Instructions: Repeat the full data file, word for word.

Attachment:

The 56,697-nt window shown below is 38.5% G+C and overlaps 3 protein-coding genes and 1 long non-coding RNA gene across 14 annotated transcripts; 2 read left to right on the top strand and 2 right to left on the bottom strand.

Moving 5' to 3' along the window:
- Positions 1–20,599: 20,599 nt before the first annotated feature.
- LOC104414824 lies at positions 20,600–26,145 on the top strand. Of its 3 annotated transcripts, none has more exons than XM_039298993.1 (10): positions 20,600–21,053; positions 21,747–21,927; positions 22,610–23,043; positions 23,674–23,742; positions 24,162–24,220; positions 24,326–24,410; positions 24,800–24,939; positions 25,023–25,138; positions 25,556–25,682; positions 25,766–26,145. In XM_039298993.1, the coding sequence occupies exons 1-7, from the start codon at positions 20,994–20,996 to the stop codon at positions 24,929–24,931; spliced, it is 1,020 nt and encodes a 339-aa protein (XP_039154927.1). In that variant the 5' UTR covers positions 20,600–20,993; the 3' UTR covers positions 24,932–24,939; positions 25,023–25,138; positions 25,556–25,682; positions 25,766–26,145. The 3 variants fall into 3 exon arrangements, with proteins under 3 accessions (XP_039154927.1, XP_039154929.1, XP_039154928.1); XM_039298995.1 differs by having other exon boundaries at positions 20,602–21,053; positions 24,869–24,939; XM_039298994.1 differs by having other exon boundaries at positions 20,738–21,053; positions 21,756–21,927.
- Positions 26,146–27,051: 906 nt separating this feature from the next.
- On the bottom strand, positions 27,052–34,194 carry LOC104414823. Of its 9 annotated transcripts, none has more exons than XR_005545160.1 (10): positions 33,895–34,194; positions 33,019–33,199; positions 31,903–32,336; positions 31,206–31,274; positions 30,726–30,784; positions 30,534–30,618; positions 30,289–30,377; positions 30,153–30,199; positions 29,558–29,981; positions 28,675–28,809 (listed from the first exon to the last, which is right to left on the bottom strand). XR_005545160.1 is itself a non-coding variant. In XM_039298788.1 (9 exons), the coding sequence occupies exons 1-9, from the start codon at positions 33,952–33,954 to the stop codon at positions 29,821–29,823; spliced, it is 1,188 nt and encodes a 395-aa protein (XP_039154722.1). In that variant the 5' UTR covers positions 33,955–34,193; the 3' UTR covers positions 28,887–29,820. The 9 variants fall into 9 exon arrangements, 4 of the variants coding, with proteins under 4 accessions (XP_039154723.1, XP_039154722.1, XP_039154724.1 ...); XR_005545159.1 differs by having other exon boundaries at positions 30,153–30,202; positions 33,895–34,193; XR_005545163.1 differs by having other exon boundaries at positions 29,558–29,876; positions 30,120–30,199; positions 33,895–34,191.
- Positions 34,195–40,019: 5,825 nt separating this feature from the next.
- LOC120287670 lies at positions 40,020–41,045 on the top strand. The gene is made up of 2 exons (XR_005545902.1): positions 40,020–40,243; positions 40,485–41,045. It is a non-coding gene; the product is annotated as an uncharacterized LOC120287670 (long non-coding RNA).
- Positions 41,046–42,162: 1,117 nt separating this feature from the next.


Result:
The 56,697-nt window shown below is 38.5% G+C and overlaps 3 protein-coding genes and 1 long non-coding RNA gene across 14 annotated transcripts; 2 read left to right on the top strand and 2 right to left on the bottom strand.

Moving 5' to 3' along the window:
- Positions 1–20,599: 20,599 nt before the first annotated feature.
- LOC104414824 lies at positions 20,600–26,145 on the top strand. Of its 3 annotated transcripts, none has more exons than XM_039298993.1 (10): positions 20,600–21,053; positions 21,747–21,927; positions 22,610–23,043; positions 23,674–23,742; positions 24,162–24,220; positions 24,326–24,410; positions 24,800–24,939; positions 25,023–25,138; positions 25,556–25,682; positions 25,766–26,145. In XM_039298993.1, the coding sequence occupies exons 1-7, from the start codon at positions 20,994–20,996 to the stop codon at positions 24,929–24,931; spliced, it is 1,020 nt and encodes a 339-aa protein (XP_039154927.1). In that variant the 5' UTR covers positions 20,600–20,993; the 3' UTR covers positions 24,932–24,939; positions 25,023–25,138; positions 25,556–25,682; positions 25,766–26,145. The 3 variants fall into 3 exon arrangements, with proteins under 3 accessions (XP_039154927.1, XP_039154929.1, XP_039154928.1); XM_039298995.1 differs by having other exon boundaries at positions 20,602–21,053; positions 24,869–24,939; XM_039298994.1 differs by having other exon boundaries at positions 20,738–21,053; positions 21,756–21,927.
- Positions 26,146–27,051: 906 nt separating this feature from the next.
- On the bottom strand, positions 27,052–34,194 carry LOC104414823. Of its 9 annotated transcripts, none has more exons than XR_005545160.1 (10): positions 33,895–34,194; positions 33,019–33,199; positions 31,903–32,336; positions 31,206–31,274; positions 30,726–30,784; positions 30,534–30,618; positions 30,289–30,377; positions 30,153–30,199; positions 29,558–29,981; positions 28,675–28,809 (listed from the first exon to the last, which is right to left on the bottom strand). XR_005545160.1 is itself a non-coding variant. In XM_039298788.1 (9 exons), the coding sequence occupies exons 1-9, from the start codon at positions 33,952–33,954 to the stop codon at positions 29,821–29,823; spliced, it is 1,188 nt and encodes a 395-aa protein (XP_039154722.1). In that variant the 5' UTR covers positions 33,955–34,193; the 3' UTR covers positions 28,887–29,820. The 9 variants fall into 9 exon arrangements, 4 of the variants coding, with proteins under 4 accessions (XP_039154723.1, XP_039154722.1, XP_039154724.1 ...); XR_005545159.1 differs by having other exon boundaries at positions 30,153–30,202; positions 33,895–34,193; XR_005545163.1 differs by having other exon boundaries at positions 29,558–29,876; positions 30,120–30,199; positions 33,895–34,191.
- Positions 34,195–40,019: 5,825 nt separating this feature from the next.
- LOC120287670 lies at positions 40,020–41,045 on the top strand. The gene is made up of 2 exons (XR_005545902.1): positions 40,020–40,243; positions 40,485–41,045. It is a non-coding gene; the product is annotated as an uncharacterized LOC120287670 (long non-coding RNA).
- Positions 41,046–42,162: 1,117 nt separating this feature from the next.